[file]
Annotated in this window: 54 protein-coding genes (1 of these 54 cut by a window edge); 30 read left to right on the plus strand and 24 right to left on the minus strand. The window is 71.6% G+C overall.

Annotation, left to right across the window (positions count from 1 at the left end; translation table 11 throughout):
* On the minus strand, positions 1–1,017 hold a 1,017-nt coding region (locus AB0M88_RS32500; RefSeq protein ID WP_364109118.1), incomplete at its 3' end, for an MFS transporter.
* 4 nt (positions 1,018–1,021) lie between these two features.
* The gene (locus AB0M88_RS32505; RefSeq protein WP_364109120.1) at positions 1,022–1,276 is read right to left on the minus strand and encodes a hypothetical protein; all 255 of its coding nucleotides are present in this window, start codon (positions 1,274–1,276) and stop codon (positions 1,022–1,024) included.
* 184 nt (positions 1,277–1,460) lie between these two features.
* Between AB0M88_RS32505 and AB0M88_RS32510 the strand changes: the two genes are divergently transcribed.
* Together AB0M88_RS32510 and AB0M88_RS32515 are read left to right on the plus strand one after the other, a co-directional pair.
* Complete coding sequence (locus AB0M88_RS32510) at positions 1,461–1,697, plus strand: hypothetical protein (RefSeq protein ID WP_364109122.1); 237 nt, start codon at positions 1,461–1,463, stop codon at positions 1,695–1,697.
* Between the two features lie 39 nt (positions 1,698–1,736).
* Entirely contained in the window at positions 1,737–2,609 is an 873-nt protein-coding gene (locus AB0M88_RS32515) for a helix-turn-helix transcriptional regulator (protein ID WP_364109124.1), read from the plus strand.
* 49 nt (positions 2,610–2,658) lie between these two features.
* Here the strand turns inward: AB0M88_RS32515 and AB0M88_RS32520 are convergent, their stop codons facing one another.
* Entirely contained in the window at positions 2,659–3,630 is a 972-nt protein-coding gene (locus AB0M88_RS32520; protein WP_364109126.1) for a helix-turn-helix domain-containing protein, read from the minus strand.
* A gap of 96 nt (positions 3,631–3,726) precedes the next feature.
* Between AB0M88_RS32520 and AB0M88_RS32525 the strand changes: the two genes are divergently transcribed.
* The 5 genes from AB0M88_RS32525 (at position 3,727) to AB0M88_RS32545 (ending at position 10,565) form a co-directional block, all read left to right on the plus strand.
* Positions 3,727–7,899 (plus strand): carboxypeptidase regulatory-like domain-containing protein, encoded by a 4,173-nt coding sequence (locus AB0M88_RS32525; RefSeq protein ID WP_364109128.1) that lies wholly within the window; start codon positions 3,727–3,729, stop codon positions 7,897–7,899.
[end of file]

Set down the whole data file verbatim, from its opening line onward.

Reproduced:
Annotated in this window: 54 protein-coding genes (1 of these 54 cut by a window edge); 30 read left to right on the plus strand and 24 right to left on the minus strand. The window is 71.6% G+C overall.

Annotation, left to right across the window (positions count from 1 at the left end; translation table 11 throughout):
* On the minus strand, positions 1–1,017 hold a 1,017-nt coding region (locus AB0M88_RS32500; RefSeq protein ID WP_364109118.1), incomplete at its 3' end, for an MFS transporter.
* 4 nt (positions 1,018–1,021) lie between these two features.
* The gene (locus AB0M88_RS32505; RefSeq protein WP_364109120.1) at positions 1,022–1,276 is read right to left on the minus strand and encodes a hypothetical protein; all 255 of its coding nucleotides are present in this window, start codon (positions 1,274–1,276) and stop codon (positions 1,022–1,024) included.
* 184 nt (positions 1,277–1,460) lie between these two features.
* Between AB0M88_RS32505 and AB0M88_RS32510 the strand changes: the two genes are divergently transcribed.
* Together AB0M88_RS32510 and AB0M88_RS32515 are read left to right on the plus strand one after the other, a co-directional pair.
* Complete coding sequence (locus AB0M88_RS32510) at positions 1,461–1,697, plus strand: hypothetical protein (RefSeq protein ID WP_364109122.1); 237 nt, start codon at positions 1,461–1,463, stop codon at positions 1,695–1,697.
* Between the two features lie 39 nt (positions 1,698–1,736).
* Entirely contained in the window at positions 1,737–2,609 is an 873-nt protein-coding gene (locus AB0M88_RS32515) for a helix-turn-helix transcriptional regulator (protein ID WP_364109124.1), read from the plus strand.
* 49 nt (positions 2,610–2,658) lie between these two features.
* Here the strand turns inward: AB0M88_RS32515 and AB0M88_RS32520 are convergent, their stop codons facing one another.
* Entirely contained in the window at positions 2,659–3,630 is a 972-nt protein-coding gene (locus AB0M88_RS32520; protein WP_364109126.1) for a helix-turn-helix domain-containing protein, read from the minus strand.
* A gap of 96 nt (positions 3,631–3,726) precedes the next feature.
* Between AB0M88_RS32520 and AB0M88_RS32525 the strand changes: the two genes are divergently transcribed.
* The 5 genes from AB0M88_RS32525 (at position 3,727) to AB0M88_RS32545 (ending at position 10,565) form a co-directional block, all read left to right on the plus strand.
* Positions 3,727–7,899 (plus strand): carboxypeptidase regulatory-like domain-containing protein, encoded by a 4,173-nt coding sequence (locus AB0M88_RS32525; RefSeq protein ID WP_364109128.1) that lies wholly within the window; start codon positions 3,727–3,729, stop codon positions 7,897–7,899.